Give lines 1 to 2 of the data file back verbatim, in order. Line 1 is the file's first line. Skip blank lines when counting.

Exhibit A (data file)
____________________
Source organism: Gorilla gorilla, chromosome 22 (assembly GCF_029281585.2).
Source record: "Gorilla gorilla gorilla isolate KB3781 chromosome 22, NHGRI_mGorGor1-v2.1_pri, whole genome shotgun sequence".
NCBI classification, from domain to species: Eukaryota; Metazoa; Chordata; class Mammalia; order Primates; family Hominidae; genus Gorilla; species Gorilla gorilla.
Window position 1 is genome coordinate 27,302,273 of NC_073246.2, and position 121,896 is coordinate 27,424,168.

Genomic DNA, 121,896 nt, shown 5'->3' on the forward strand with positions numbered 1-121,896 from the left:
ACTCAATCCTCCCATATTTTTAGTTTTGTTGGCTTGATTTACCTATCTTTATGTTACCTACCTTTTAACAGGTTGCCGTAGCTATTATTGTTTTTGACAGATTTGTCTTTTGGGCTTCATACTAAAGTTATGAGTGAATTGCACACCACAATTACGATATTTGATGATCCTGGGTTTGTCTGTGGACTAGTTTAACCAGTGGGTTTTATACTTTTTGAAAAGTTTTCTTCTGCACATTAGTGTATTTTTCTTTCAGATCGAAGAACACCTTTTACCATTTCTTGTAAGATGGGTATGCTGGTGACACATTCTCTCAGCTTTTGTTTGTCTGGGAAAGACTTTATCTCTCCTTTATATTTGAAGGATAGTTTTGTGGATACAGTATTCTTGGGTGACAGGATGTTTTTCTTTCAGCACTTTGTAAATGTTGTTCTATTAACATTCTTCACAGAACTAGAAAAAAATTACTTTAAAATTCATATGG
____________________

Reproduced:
Source organism: Gorilla gorilla, chromosome 22 (assembly GCF_029281585.2).
Source record: "Gorilla gorilla gorilla isolate KB3781 chromosome 22, NHGRI_mGorGor1-v2.1_pri, whole genome shotgun sequence".